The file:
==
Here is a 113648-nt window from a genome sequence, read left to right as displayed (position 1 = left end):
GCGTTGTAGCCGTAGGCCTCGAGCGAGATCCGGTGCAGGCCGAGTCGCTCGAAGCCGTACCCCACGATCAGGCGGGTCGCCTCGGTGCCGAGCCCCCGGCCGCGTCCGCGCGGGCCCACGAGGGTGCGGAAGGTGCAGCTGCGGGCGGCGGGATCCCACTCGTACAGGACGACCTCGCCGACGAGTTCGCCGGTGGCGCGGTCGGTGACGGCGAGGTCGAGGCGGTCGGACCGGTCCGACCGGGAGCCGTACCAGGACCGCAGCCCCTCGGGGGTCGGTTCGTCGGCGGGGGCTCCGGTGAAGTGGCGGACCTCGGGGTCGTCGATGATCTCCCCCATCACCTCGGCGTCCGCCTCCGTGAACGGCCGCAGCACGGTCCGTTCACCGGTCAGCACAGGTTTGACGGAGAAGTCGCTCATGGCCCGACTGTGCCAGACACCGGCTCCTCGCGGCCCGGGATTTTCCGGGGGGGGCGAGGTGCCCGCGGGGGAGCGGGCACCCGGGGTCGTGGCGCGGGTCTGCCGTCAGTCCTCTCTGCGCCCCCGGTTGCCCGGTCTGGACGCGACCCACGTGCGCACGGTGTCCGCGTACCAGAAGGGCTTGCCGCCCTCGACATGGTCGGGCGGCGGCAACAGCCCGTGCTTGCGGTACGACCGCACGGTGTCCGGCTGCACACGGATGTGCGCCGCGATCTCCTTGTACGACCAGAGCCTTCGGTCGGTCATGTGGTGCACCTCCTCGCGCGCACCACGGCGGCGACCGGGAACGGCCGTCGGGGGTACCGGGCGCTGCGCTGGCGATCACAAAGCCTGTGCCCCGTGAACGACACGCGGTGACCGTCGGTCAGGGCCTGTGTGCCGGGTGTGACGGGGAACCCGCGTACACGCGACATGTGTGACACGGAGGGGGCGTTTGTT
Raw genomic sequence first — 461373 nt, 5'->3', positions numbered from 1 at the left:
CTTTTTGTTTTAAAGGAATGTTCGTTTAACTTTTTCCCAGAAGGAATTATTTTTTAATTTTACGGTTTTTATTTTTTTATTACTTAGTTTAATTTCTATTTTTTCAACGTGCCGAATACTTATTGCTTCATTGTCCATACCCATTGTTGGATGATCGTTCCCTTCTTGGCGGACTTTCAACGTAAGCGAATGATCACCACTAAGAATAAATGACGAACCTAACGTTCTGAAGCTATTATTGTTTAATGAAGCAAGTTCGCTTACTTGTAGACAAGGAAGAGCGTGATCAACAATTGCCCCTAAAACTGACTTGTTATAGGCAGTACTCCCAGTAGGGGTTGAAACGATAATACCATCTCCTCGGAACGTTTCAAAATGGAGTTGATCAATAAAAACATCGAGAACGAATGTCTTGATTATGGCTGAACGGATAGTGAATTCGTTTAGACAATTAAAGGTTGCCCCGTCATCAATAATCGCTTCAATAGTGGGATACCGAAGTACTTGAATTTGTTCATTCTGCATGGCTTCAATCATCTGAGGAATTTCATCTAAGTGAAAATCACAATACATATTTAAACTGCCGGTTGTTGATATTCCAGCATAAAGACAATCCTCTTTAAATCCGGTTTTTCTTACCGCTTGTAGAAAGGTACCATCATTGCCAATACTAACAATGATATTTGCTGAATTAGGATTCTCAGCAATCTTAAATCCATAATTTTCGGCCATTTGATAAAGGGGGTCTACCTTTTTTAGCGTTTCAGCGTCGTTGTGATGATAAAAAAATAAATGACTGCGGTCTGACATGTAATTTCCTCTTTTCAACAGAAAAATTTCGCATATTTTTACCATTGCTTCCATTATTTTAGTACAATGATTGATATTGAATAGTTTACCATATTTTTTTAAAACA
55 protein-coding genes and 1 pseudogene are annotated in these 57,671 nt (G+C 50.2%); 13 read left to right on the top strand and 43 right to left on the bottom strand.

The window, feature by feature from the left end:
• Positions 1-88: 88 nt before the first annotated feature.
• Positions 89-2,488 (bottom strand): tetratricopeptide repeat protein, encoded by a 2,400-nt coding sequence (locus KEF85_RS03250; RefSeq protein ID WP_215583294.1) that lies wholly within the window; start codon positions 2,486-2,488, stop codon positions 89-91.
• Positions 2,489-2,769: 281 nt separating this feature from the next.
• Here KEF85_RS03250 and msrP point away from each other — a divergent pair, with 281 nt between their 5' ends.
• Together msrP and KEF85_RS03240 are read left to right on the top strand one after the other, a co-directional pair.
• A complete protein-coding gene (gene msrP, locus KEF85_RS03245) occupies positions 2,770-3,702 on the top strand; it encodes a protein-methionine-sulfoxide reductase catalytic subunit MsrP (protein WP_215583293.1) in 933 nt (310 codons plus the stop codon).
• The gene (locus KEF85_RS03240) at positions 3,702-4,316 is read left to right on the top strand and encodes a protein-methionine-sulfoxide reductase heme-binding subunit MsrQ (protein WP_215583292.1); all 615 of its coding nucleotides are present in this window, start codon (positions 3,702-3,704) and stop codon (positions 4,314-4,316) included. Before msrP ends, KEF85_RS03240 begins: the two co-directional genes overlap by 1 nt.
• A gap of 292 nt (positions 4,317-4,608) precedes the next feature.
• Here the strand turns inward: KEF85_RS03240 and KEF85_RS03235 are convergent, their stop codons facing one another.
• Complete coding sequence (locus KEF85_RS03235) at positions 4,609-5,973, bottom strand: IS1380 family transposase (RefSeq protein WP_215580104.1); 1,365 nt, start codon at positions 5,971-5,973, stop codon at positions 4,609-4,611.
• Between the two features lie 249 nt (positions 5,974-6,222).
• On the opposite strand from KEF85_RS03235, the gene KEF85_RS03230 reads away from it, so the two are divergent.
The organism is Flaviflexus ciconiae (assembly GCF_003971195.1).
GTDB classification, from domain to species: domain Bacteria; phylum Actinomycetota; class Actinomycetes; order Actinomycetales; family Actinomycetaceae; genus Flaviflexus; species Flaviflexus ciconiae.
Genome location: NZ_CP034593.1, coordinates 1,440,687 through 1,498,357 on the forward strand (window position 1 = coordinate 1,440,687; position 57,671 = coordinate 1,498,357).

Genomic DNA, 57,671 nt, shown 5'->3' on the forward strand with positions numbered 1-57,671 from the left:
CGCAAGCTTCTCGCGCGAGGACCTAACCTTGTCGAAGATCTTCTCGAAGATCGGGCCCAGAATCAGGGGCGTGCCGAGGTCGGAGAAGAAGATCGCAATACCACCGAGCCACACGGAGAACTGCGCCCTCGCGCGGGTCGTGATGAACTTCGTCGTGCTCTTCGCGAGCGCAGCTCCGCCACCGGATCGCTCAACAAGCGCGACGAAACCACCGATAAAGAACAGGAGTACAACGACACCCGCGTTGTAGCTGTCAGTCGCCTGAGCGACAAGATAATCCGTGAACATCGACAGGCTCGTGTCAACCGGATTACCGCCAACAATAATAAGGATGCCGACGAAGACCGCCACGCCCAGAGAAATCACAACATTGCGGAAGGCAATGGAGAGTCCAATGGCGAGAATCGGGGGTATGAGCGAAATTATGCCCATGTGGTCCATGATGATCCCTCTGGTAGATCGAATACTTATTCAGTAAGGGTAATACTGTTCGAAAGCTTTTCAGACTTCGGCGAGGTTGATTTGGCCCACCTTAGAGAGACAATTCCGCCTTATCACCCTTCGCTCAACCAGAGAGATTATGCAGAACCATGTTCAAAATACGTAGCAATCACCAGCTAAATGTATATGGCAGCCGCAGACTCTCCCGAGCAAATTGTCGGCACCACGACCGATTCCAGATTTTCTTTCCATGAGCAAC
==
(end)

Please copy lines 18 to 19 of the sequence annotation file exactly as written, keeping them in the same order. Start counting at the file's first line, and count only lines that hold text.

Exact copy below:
• On the opposite strand from KEF85_RS03235, the gene KEF85_RS03230 reads away from it, so the two are divergent.
The organism is Flaviflexus ciconiae (assembly GCF_003971195.1).